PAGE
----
simulate this circuit – Schematic created using CircuitLab

Assuming I'm giving a step input( from 0 to Vs) what could be the response?

I analyzed it thus, but I'm not sure if my approach is correct:

I reduced the above circuit to :


simulate this circuit

Now this is a first order RC circuit with tau as RC, Vout will be :

\$\ V_\text{s} + \text{Vs}\left(1-e^{-\frac{t}{\text{RC}}}\right)\$

(Vin = Vs after t= 0)

Is this analysis correct?

  • \$\begingroup\$ your Vout formula doesn't make sense, Vin/R is a current, but you need a voltage. \$\endgroup\$ Aug 26 '16 at 9:48
  • \$\begingroup\$ IN your second schematic, R2 doesn't make a difference – it's parallel to an ideal voltage source. \$\endgroup\$ Aug 26 '16 at 9:49
  • \$\begingroup\$ Changes made, I was going for Vin + Vc = Vout \$\endgroup\$ Aug 26 '16 at 9:59
  • \$\begingroup\$ @MarcusMüller So is my second schematic wrong, to be derived from the first? \$\endgroup\$ Aug 26 '16 at 10:00
  • \$\begingroup\$ what is Vc? You don't specify that. \$\endgroup\$ Aug 26 '16 at 10:02

This circuit is actually a common configuration and the only factor that cannot be determined due to the ideal op amp is the eventual high-frequency roll-off.

It's perhaps easier to recognize when redrawn like this:

enter image description here

I've used a TL071 as the op amp just because it's easier for me than getting an ideal op amp in play and used \$R_f\$ (for feedback resistor) instead of \$R_1\$ and \$R_g\$ (for gain resistor) instead of \$R_2\$ because I find this makes it easier to make sense of the gain expressions when they get complex.

This circuit produces the following frequency characteristic:

enter image description here

The right-most gain roll-off after 1 MHz is due to the real frequency response of the TL071, so would not be present using an ideal op amp.

However, the single pole, single zero characteristic would appear just as it does here at roughly 1.6 kHz and 3.2 kHz respectively.

The pole appears at the frequency where \$X_c = R_f\$ which is:

$$ \frac{1}{2 \pi R_f C} = \frac{1}{2 \pi 100 \cdot 1e-6} \approx 1592 Hz $$

The zero appears at twice that frequency.

For a 1V step, this produces a response that looks to me like the result you proposed:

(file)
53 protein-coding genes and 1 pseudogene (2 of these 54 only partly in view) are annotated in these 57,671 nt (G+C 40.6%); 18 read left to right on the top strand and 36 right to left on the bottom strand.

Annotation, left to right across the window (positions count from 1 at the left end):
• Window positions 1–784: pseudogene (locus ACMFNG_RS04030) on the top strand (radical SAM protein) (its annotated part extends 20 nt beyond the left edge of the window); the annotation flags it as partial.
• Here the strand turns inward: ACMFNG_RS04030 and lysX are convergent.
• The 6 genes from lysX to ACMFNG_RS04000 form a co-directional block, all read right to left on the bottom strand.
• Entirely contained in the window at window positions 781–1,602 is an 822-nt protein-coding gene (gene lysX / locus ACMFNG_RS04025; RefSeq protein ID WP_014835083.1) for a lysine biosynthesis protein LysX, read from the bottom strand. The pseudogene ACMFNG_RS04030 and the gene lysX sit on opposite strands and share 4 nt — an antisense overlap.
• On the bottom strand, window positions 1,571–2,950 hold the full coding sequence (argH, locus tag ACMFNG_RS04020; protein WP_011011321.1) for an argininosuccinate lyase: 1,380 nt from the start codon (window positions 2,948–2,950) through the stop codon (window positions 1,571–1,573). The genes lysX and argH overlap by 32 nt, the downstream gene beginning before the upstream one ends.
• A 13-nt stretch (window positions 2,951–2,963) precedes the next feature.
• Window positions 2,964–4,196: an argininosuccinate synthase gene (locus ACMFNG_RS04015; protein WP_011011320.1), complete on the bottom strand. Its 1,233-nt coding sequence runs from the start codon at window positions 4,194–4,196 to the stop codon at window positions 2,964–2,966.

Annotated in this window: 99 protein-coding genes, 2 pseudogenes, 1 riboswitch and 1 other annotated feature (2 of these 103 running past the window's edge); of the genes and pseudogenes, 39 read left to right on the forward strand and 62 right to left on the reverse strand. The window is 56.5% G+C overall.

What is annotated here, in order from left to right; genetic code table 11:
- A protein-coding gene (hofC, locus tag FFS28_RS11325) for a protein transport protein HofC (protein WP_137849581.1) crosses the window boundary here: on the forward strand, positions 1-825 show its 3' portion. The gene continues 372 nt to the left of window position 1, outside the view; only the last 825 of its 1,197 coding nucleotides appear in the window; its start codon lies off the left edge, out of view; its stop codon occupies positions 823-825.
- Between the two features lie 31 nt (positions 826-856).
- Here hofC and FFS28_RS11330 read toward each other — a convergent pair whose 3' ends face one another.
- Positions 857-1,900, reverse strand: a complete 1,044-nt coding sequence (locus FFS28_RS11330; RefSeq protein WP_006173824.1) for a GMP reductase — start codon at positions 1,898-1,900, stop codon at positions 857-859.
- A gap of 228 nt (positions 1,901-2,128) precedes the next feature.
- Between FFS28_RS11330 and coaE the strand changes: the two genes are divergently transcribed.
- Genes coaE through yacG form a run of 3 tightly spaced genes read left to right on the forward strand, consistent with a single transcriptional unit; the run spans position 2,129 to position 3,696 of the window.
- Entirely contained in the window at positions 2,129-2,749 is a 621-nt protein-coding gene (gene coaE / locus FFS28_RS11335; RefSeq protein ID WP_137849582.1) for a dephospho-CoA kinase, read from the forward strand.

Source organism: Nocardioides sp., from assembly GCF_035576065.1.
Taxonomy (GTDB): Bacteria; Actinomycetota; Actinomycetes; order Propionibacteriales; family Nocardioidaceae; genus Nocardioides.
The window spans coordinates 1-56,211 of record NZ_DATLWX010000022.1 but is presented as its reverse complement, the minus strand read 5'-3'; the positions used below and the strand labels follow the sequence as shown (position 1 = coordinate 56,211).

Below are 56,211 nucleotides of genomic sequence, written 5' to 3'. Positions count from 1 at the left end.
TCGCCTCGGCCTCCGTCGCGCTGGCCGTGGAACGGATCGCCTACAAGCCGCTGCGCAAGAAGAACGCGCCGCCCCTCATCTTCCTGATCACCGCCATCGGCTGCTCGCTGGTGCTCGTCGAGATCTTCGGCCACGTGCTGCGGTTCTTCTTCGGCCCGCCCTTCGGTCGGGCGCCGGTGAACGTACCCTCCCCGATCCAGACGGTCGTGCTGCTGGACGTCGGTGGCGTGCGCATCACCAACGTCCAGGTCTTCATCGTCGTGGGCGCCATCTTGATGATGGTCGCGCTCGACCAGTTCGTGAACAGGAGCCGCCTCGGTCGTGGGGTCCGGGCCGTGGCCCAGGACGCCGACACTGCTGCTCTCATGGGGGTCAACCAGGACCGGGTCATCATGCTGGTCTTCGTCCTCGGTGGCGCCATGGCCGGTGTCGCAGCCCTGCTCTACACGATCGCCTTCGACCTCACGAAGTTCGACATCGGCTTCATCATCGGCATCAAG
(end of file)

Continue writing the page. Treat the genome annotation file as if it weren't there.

enter image description here

I haven't verified that you got precisely the right time constant and I'm not sure I would have chosen the equivalent circuit you did (it seems to neglect the effects of feedback). But you seem to have arrived at the correct qualitative behavior, if not the exact behavior.

The additional gain and bandwidth of an ideal op amp would not change the character of this step response.

The transfer function for this circuit, in "low-entropy" form is:

$$ \frac{V_{out}}{V_{in}} = \frac{R_f+R_g}{R_g} \frac{s(R_f\parallel R_g)C + 1}{sR_fC+1} $$

Substituting values for this particular circuit:

$$ \frac{V_{out}}{V_{in}} = \frac{100+100}{100} \frac{s(100\parallel 100)(.000001) + 1}{s(100)(.000001) +1} = 2\cdot \frac{.00005s + 1}{.0001s +1} $$

shows us the DC gain (2), the single pole at \$\omega_p = 1/.0001 = 10,000\$ and the single zero at twice that frequency \$\omega_z = 1/.00005 = 20,000\$. In Hertz these are 1591 Hz and 3183 Hz respectively.

  • \$\begingroup\$ Regarding the transfer function, in low entropy form: I got the same expression, except for the s(Rf||Rg)C + 1 in the numerator. I started off by writing KCL at common node of Rf,Rg,C. Current through the capacitor would be -> C d(Vout-Vin)/dt and when I took the Laplace transform, I presumed that since Vin is a constant step, it (capacitor current) will reduce to sCVout, giving me the final equation as : (Vout-Vin)/Rf + sCVout = Vin/Rg Is this approach correct? \$\endgroup\$ Aug 27 '16 at 5:38
  • \$\begingroup\$ @AmbareeshSrJa: Yes, the transfer function is perhaps most suited for frequency response, apologies, I got a little carried away in the analysis and strayed beyond your direct question a fair ways :) The transfer function can, however, give us the \$t=0+\$ and \$t=\infty\$ values readily, substituting \$s=\infty\$ and \$s=0\$ respectively, to yield 1 and 2. \$\endgroup\$
    – scanny
    Aug 27 '16 at 5:40
  • \$\begingroup\$ In that case wouldn't my analysis be wrong? Since mathematically I can only see one pole in my equation and no zeroes ? :/ \$\endgroup\$ Aug 27 '16 at 5:44
  • \$\begingroup\$ I started with the standard non-inverting amp formula $$ \frac{V_{out}}{V_{in}} = 1 + \frac{Z_f}{Z_g} = 1 + \frac{R_f \parallel \frac{1}{sC}}{R_g} $$ That provides a quick start into the algebra allowing you to skip the differential equations. \$\endgroup\$
    – scanny
    Aug 27 '16 at 5:46

Yes, using ideal components, your time domain analysis looks correct for a step input. The RC time constant is \$R_1 C_1\$, without regard to \$R_2\$.

The general frequency domain transfer function for the circuit is...

$$ V_{out}/V_{in} = 1 + \frac{R_1}{R_2 + R_1 R_2 C_1 \cdot j 2 \pi f} $$

  • \$\begingroup\$ Don't you think there is something missing in the formula? (Hint: check dimensions of both sides :-) ; or: transfer function is dimensionless). \$\endgroup\$
    – Eric Best
    Aug 27 '16 at 10:39
  • \$\begingroup\$ @Eric Best It seems fine to me. ohms * ohms * Farads * Hz = ohms so the equation is dimensionless. \$\endgroup\$
    – user4574
    Aug 27 '16 at 12:03
  • \$\begingroup\$ Really? :-) You are speaking about the denominator, I about the whole equation (or formula). My hint didn't help? (both sides?) I can see Vout on the left and it is customary that voltage used to be in volts. What is missing is either the fractional expression on the left side with Vin in the denominator or the multiplier Vin on the right, so that it gives a sense. The transfer function is usually designated as G(jω) or G(s), H(jω), H(s), etc. I have never seen Vout. \$\endgroup\$
    – Eric Best
    Aug 27 '16 at 21:35

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